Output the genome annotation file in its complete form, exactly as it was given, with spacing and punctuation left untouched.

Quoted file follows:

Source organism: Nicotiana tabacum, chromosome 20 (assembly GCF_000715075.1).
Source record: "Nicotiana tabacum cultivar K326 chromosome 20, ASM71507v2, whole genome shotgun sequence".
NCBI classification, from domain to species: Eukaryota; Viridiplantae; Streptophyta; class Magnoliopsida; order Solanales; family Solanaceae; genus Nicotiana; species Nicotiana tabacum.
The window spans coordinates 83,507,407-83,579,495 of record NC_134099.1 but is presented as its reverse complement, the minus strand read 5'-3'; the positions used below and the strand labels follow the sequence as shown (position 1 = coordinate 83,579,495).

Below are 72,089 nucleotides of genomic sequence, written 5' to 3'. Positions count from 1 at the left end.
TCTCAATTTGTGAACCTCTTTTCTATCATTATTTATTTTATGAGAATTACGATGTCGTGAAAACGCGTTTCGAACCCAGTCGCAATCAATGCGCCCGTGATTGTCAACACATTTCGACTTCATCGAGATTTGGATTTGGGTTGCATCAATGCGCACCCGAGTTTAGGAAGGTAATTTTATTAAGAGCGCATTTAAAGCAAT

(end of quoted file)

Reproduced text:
Source organism: Nicotiana tabacum, chromosome 20 (assembly GCF_000715075.1).
Source record: "Nicotiana tabacum cultivar K326 chromosome 20, ASM71507v2, whole genome shotgun sequence".
NCBI classification, from domain to species: Eukaryota; Viridiplantae; Streptophyta; class Magnoliopsida; order Solanales; family Solanaceae; genus Nicotiana; species Nicotiana tabacum.
The window spans coordinates 83,507,407-83,579,495 of record NC_134099.1 but is presented as its reverse complement, the minus strand read 5'-3'; the positions used below and the strand labels follow the sequence as shown (position 1 = coordinate 83,579,495).

Below are 72,089 nucleotides of genomic sequence, written 5' to 3'. Positions count from 1 at the left end.
TCTCAATTTGTGAACCTCTTTTCTATCATTATTTATTTTATGAGAATTACGATGTCGTGAAAACGCGTTTCGAACCCAGTCGCAATCAATGCGCCCGTGATTGTCAACACATTTCGACTTCATCGAGATTTGGATTTGGGTTGCATCAATGCGCACCCGAGTTTAGGAAGGTAATTTTATTAAGAGCGCATTTAAAGCAAT